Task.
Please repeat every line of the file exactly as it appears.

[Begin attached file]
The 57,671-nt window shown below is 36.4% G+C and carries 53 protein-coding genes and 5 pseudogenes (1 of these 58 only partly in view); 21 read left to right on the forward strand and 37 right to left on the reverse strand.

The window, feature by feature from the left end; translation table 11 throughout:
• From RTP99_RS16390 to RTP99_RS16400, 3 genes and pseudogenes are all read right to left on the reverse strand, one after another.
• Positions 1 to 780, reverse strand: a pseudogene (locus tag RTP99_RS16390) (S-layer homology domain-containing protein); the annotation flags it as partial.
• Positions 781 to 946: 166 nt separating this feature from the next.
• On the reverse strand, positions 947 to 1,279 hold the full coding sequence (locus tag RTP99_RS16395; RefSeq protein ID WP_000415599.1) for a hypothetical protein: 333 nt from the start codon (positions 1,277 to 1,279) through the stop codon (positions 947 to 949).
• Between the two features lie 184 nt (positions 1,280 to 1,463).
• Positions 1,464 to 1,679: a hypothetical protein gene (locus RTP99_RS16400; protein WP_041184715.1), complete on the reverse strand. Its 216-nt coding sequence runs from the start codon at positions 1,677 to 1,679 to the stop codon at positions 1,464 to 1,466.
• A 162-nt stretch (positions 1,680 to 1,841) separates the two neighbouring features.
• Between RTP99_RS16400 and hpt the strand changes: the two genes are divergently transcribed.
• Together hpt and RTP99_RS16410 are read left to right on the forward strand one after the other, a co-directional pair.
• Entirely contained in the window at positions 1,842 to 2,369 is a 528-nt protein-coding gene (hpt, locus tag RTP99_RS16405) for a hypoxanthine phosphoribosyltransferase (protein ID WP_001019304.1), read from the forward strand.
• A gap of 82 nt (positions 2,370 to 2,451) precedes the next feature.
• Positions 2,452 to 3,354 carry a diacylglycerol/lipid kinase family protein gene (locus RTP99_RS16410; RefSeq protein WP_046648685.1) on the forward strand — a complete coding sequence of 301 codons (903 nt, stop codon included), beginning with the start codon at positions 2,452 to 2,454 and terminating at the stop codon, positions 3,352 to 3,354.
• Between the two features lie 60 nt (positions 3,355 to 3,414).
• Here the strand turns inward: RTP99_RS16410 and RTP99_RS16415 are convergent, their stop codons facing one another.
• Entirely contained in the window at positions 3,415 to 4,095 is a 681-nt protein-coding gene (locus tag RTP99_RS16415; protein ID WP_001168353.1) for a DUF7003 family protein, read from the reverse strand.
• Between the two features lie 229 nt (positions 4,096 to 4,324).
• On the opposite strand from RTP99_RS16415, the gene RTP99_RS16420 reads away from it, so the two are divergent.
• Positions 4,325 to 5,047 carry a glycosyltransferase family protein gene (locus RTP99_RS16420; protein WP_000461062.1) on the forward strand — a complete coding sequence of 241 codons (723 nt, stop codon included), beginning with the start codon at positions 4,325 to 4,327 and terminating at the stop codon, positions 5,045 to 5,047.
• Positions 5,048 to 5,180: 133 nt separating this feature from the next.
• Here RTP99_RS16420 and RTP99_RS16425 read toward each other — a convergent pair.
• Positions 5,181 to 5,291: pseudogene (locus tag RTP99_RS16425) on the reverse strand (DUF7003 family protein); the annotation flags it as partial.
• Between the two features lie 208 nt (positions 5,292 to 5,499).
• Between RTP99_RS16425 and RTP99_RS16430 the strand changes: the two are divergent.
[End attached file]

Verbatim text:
The 57,671-nt window shown below is 36.4% G+C and carries 53 protein-coding genes and 5 pseudogenes (1 of these 58 only partly in view); 21 read left to right on the forward strand and 37 right to left on the reverse strand.

The window, feature by feature from the left end; translation table 11 throughout:
• From RTP99_RS16390 to RTP99_RS16400, 3 genes and pseudogenes are all read right to left on the reverse strand, one after another.
• Positions 1 to 780, reverse strand: a pseudogene (locus tag RTP99_RS16390) (S-layer homology domain-containing protein); the annotation flags it as partial.
• Positions 781 to 946: 166 nt separating this feature from the next.
• On the reverse strand, positions 947 to 1,279 hold the full coding sequence (locus tag RTP99_RS16395; RefSeq protein ID WP_000415599.1) for a hypothetical protein: 333 nt from the start codon (positions 1,277 to 1,279) through the stop codon (positions 947 to 949).
• Between the two features lie 184 nt (positions 1,280 to 1,463).
• Positions 1,464 to 1,679: a hypothetical protein gene (locus RTP99_RS16400; protein WP_041184715.1), complete on the reverse strand. Its 216-nt coding sequence runs from the start codon at positions 1,677 to 1,679 to the stop codon at positions 1,464 to 1,466.
• A 162-nt stretch (positions 1,680 to 1,841) separates the two neighbouring features.
• Between RTP99_RS16400 and hpt the strand changes: the two genes are divergently transcribed.
• Together hpt and RTP99_RS16410 are read left to right on the forward strand one after the other, a co-directional pair.
• Entirely contained in the window at positions 1,842 to 2,369 is a 528-nt protein-coding gene (hpt, locus tag RTP99_RS16405) for a hypoxanthine phosphoribosyltransferase (protein ID WP_001019304.1), read from the forward strand.
• A gap of 82 nt (positions 2,370 to 2,451) precedes the next feature.
• Positions 2,452 to 3,354 carry a diacylglycerol/lipid kinase family protein gene (locus RTP99_RS16410; RefSeq protein WP_046648685.1) on the forward strand — a complete coding sequence of 301 codons (903 nt, stop codon included), beginning with the start codon at positions 2,452 to 2,454 and terminating at the stop codon, positions 3,352 to 3,354.
• Between the two features lie 60 nt (positions 3,355 to 3,414).
• Here the strand turns inward: RTP99_RS16410 and RTP99_RS16415 are convergent, their stop codons facing one another.
• Entirely contained in the window at positions 3,415 to 4,095 is a 681-nt protein-coding gene (locus tag RTP99_RS16415; protein ID WP_001168353.1) for a DUF7003 family protein, read from the reverse strand.
• Between the two features lie 229 nt (positions 4,096 to 4,324).
• On the opposite strand from RTP99_RS16415, the gene RTP99_RS16420 reads away from it, so the two are divergent.
• Positions 4,325 to 5,047 carry a glycosyltransferase family protein gene (locus RTP99_RS16420; protein WP_000461062.1) on the forward strand — a complete coding sequence of 241 codons (723 nt, stop codon included), beginning with the start codon at positions 4,325 to 4,327 and terminating at the stop codon, positions 5,045 to 5,047.
• Positions 5,048 to 5,180: 133 nt separating this feature from the next.
• Here RTP99_RS16420 and RTP99_RS16425 read toward each other — a convergent pair.
• Positions 5,181 to 5,291: pseudogene (locus tag RTP99_RS16425) on the reverse strand (DUF7003 family protein); the annotation flags it as partial.
• Between the two features lie 208 nt (positions 5,292 to 5,499).
• Between RTP99_RS16425 and RTP99_RS16430 the strand changes: the two are divergent.